Agrumes, Americano, Arborio, cashed up bogans, chamois, Citric acid, Dorothy Wordsworth, George Formby, Jane Austen, Kirstie Allsopp, Madeleine Morris, Mocha, quantitative easing, scurvy, Tesco Express, urban rednecks, Vitamin C
What on earth will I cook tonight? I thought, rushing up
the road to Tesco Express. Let’s see, we have had lamb,
pork, fish, beef.. Oh, I know: prawns! A nice risotto with
Arborio rice. What ingredients do I need to buy? Ah, a
What! Thirty five pence for that tiny green agrume!
Well, I am not the only one to moan about the price of
citrus. Madeleine Morris, the BBC’s Australia correspondent
was griping that a lime in the Antipodes will set you back the
equivalent of £1.50.
No doubt, on paying for it, you would have a face that would look
as if you had sucked its larger yellow relation.
Morris said that Australians didn’t know that they had
it so good, as there has been no recession Down Under and
the drives of urban rednecks, or cashed up bogans are often
full of boys’ toys which demonstrate this particular species’
Unfortunately she felt that being able to afford garnishes for
their gin and tonics and Margaritas did not always go hand in
hand with a display of common sense. She considered that the
moneyed do not always have a wealth of education to match.
Note that she said that, not me!
Anyway, with no sunshine here, I have got to stump up, or
I will probably succumb to some kind of deficiency. However,
I once read that a lemon has about 75% more Vitamin C than
a lime, so maybe I should just buy an unripe lemon, or a plastic
one and squirt the liquid into the risotto when no one is looking.
I was recounting my experience of rising prices with Carrie in
Costamuchamoulah café. We are not cutting back on caffeine yet.
She was moaning about the price of having her windows cleaned.
You could just clean them yourself with newspaper and vinegar, I
She looked at me as if I was mad. Vinegar smells, she said.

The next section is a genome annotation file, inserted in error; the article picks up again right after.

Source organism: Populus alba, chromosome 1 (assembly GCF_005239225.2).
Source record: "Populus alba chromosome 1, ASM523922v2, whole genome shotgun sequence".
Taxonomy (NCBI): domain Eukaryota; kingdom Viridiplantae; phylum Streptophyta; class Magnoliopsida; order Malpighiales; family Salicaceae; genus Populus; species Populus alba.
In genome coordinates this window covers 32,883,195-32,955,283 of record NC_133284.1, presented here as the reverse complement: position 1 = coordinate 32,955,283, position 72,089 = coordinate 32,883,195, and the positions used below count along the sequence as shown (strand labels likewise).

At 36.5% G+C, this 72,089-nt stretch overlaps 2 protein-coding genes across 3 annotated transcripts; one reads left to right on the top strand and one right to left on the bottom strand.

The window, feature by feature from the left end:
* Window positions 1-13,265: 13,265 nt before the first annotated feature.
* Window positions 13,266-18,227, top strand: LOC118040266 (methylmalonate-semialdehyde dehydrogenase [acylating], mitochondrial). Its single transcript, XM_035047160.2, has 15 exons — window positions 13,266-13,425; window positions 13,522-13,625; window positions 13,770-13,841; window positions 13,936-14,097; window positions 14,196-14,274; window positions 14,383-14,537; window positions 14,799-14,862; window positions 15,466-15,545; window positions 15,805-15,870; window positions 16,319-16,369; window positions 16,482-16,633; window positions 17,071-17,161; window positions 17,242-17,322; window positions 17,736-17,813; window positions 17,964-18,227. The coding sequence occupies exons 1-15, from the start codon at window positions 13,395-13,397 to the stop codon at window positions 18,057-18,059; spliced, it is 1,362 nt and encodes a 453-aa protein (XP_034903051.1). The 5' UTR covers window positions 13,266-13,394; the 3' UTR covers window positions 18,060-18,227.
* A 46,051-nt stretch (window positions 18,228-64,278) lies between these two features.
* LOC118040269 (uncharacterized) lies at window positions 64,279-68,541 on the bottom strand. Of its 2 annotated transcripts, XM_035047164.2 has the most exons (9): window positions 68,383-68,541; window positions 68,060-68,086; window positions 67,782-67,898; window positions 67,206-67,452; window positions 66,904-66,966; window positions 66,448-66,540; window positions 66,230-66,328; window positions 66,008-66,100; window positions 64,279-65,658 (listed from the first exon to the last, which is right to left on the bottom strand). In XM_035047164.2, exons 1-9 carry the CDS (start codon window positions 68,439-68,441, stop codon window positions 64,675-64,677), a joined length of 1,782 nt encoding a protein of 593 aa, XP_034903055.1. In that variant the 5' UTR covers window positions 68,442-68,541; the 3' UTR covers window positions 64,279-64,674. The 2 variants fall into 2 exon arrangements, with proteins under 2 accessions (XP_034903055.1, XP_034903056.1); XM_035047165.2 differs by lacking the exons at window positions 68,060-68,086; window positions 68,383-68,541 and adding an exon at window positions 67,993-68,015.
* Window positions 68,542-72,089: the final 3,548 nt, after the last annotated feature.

Well, use lemon, but don’t clean them in sunlight.
You’ve just told me the price of citrus, so how many would I need?
Okay, I see your point. My chap has put up his prices too and
when he said that he couldn’t clean some of the panes at the rear
of the house as it was too slippery to put up the ladder, I deducted
a percentage of the cost.
That was bold of you, she remarked, but what did he say?
He said he wanted a cup of coffee then, with four sugars.
They all are, I agreed. Different if you offer. Then I thought
that as coffee is expensive, I’d charge him £2.50 for every cup
that he wheedles out of me.
Good idea, she said. That’s quite cheap compared to here.
You could sprinkle some cocoa powder over it and call it a
Mocha and charge him one pound more. Or, –now she was
becoming excited – you could put a few mini-marshmallows
on top and have your windows done for free. Unless we have
more quantitative easing, we will all be going back to barter.
Imagine Kirstie Allsopp’s next programme. She is capable of
showcasing herself as a kind of expert on haggling: ‘If I give you
a crotcheted egg warmer, will you replace the tile on my
There have already been quite a few programmes where
so-called celebrities try to hassle people to give away their
goods for next to nothing, I observed.
Yes, and apparently, when the shop owners and dealers see the
television cameras coming now, they lock their premises, or flee.
Hmm..I replied. I don’t think barter would work somehow. Even
for Kirstie. I think it would alienate my window cleaner. He told me
he could get £40 per hour elsewhere if I didn’t want him to come any
more. I replied that qualified and experienced invigilators of public
exams with multiple degrees and years of teaching experience earn
less per hour than a Suttonford dog walker. I was trying to get him
to be reasonable.
So did it have an impact?
I don’t know, but I felt better when I only put three spoonfuls
of the old Demerara into his mug.
Do you think that you are becoming bitter? she asked, sipping
at her Americano.
No, I have just reached the age when I could teach my grandmother
to suck eggs and, if I look as if I have sucked a lime, well, it may be
the last opportunity I have had before I eschew the little blighters for
Well, be careful, Carrie advised. Remember George Formby. In his
song he made the point that window cleaners get to see a lot. They
could blackmail people. Here, for instance, neighbours would
love to know if you hadn’t made the beds by ten o’clock.
Do you make yours by then? I asked.
Don’t be silly, she said. My cleaner makes ours.
Don’t you worry that she will gossip about all your business?
Of course not. We pay her protection money.
So, maybe my coffee bribe is a good idea?
I’d say so. And, if you want to be kept out of the town limelight,
a Christmas bonus would be a good idea too. Make a tangible
commemoration of the anniversary of his first visit and offer to
carry his buckets and chamois to the van.
Maybe I will just do them myself from now on. Then I can afford
the odd spurt of acidic. In fact, I feel a large G and T coming on
at the very thought.
Anyway, if you think about it, it rains so much nowadays, that
there’s little point in doing them at all, mused Carrie.
I’ll drink to that! I said. After all, Jane Austen and Dorothy
Wordsworth weren’t known for their sparkling windows.
They weren’t known for wasting their time, writing silly